Forensic Photography

The use of photography in the recording of a crime scene is very important and has become a steadfast part of the investigation process.

As well as witness statements, the reports made by officers and other physical evidence provided by the crime scene itself, photography is used to provide an accurate account that cannot be altered.

Scenes of Crime Officers (SOCO) are charged with the task of recording the scene of a crime using various means; one of the most common of them being photography.

Why is The Scene Photographed?

The crime scene is photographed to minimise the risk of conflicting statements and – if there is a corpse at the scene – it too will be photographed post mortem so that a record of how the body was found, what position it was found in, and the nature of its mortal injuries can be documented for later inspection.

In many cases photographic evidence is very important for both the prosecution and defence counsels. It is also used as a means of displaying the nature of a crime scene to officers of an investigative team who were not able to attend.

The means in which crime scenes are photographed are such that the most intricate of details can be recorded for future reference. There are many different types of lens, camera and indeed light that can be used for this procedure and even night vision photography is used in certain scenarios.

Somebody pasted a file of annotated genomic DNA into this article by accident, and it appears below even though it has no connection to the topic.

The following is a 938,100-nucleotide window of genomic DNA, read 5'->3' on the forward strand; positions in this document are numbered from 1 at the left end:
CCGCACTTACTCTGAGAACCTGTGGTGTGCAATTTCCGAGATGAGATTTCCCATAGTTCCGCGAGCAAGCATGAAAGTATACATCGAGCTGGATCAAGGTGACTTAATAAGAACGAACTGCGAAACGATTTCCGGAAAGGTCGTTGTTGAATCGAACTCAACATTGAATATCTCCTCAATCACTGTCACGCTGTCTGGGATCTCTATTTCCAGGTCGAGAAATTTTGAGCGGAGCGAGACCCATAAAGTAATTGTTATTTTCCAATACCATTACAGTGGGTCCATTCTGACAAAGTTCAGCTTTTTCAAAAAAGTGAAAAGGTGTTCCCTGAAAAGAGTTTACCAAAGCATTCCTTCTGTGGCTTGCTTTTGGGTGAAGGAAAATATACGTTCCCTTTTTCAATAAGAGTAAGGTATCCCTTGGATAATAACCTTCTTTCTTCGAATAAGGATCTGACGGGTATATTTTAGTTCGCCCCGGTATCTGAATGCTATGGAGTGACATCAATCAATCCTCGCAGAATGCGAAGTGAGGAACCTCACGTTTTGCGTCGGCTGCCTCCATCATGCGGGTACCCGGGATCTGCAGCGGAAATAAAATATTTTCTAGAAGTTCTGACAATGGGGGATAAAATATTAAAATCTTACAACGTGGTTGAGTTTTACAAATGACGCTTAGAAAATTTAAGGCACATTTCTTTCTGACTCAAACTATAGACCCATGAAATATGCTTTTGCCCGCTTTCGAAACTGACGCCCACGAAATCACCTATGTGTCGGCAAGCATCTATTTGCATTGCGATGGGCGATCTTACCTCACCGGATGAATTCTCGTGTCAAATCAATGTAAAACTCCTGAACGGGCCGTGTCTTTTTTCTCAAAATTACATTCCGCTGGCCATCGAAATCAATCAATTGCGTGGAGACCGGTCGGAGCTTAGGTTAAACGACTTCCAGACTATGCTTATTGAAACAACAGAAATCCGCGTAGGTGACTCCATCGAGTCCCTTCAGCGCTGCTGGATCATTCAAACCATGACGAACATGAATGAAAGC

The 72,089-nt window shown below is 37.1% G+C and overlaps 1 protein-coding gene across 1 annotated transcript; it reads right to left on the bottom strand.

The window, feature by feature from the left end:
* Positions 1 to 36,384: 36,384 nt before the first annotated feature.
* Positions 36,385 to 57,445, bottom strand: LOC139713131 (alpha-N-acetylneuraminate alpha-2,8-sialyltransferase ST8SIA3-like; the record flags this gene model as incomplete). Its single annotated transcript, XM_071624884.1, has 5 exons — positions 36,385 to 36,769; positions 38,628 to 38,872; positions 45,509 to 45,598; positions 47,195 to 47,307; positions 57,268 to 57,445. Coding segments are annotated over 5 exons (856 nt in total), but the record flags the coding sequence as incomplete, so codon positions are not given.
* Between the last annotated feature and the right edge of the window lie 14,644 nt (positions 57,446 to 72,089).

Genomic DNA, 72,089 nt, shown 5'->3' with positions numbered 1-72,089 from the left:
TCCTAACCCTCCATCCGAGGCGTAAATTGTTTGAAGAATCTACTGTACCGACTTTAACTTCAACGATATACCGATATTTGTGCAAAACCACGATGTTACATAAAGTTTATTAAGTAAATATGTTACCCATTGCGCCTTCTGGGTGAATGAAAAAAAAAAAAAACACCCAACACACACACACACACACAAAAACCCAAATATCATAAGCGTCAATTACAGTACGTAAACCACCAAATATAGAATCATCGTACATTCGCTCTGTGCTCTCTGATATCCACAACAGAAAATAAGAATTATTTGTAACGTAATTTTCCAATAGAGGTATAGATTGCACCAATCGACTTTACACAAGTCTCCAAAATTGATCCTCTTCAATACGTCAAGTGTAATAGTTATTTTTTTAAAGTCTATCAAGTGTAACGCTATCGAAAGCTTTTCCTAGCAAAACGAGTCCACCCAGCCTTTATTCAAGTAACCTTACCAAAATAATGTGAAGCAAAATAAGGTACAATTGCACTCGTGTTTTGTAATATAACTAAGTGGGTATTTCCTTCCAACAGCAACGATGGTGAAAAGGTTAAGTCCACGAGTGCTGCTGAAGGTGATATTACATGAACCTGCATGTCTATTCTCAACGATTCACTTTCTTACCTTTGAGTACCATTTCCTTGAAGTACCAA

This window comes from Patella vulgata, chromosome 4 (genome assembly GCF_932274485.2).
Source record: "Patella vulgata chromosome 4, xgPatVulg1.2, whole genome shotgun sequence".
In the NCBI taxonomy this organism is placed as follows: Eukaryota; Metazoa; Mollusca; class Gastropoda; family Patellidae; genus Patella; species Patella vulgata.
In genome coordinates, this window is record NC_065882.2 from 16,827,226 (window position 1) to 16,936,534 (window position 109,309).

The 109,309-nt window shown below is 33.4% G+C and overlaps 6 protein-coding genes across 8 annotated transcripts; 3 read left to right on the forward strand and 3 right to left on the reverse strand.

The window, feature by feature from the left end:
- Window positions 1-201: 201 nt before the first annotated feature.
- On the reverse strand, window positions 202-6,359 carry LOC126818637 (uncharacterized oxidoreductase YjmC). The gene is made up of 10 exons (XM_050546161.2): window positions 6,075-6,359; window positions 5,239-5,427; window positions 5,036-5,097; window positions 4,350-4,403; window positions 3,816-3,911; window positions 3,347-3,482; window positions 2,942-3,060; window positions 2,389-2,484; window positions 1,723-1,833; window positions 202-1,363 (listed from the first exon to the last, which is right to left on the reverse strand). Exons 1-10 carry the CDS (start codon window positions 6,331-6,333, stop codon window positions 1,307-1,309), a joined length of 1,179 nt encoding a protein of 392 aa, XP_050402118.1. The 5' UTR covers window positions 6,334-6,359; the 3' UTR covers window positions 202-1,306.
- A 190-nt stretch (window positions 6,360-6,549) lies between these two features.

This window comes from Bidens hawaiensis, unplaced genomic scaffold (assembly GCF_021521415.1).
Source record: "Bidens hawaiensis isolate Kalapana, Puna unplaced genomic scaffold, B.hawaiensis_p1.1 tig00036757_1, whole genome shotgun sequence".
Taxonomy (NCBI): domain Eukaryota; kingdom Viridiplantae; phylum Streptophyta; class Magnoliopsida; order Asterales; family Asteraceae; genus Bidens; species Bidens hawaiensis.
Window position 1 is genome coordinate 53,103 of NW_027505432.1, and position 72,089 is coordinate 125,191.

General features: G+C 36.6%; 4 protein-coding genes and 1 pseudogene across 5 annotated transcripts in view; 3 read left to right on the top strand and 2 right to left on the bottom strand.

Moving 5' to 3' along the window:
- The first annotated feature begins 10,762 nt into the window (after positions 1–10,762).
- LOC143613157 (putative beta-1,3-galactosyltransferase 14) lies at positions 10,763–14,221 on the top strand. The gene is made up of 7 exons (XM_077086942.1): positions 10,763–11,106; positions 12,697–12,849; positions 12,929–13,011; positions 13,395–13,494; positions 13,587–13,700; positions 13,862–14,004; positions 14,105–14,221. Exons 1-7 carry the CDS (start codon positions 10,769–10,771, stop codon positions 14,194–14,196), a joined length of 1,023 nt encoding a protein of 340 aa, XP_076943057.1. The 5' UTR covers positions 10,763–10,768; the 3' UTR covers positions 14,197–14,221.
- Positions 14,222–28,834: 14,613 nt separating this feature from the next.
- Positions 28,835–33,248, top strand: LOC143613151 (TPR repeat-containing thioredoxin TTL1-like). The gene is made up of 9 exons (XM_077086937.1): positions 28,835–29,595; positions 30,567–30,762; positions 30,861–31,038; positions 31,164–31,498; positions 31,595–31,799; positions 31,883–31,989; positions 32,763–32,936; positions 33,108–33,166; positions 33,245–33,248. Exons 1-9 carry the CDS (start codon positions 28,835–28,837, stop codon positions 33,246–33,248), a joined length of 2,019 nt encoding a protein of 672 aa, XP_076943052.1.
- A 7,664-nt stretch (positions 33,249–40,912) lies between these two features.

Advances in modern technology have also meant that a crime scene can not only be photographed but also recorded as video to represent an accurate depiction of what was happening at the time; this can be useful in criminal proceedings and subsequent court cases.

How Forensic Photography is Used

A forensic photographer will often use numbered indicators, which are also height indicators and these are placed next to pieces of evidence before they are photographed. This is used to portray height, distance and radius especially if the crime scene is outside or in a very enclosed space. These numbered markers are also used to cross reference the evidence against any reports made and often find themselves known as ‘exhibits’ in subsequent court proceedings.

Crime scene photographs are also used – not only as a means of evidence – but also as a blueprint for reconstructing a scene or event at a later stage. These reconstructive events can be used as a means of jogging the memories of passers-by who may have been witness to an event or saw a perpetrator without realising they had.

Photography is also used to catalogue the series of events, which occur from the time a corpse is found – and removed from a crime scene – and taken for autopsy. The autopsy itself is photographed so that all relevant details as to the procedure can be recorded and that all visible wounds are catalogued.

Again while the pathologist is performing the autopsy photographs of the internal organs are taken so that internal injuries can be noted; these photographs are often used in court proceedings as a means of providing the jury with relevant information without presenting them with too much gore. Expert witnesses are often called upon to explain the whys and wherefores of the images photographed.

All photographs or video taken at a crime scene are indelibly time and date stamped.

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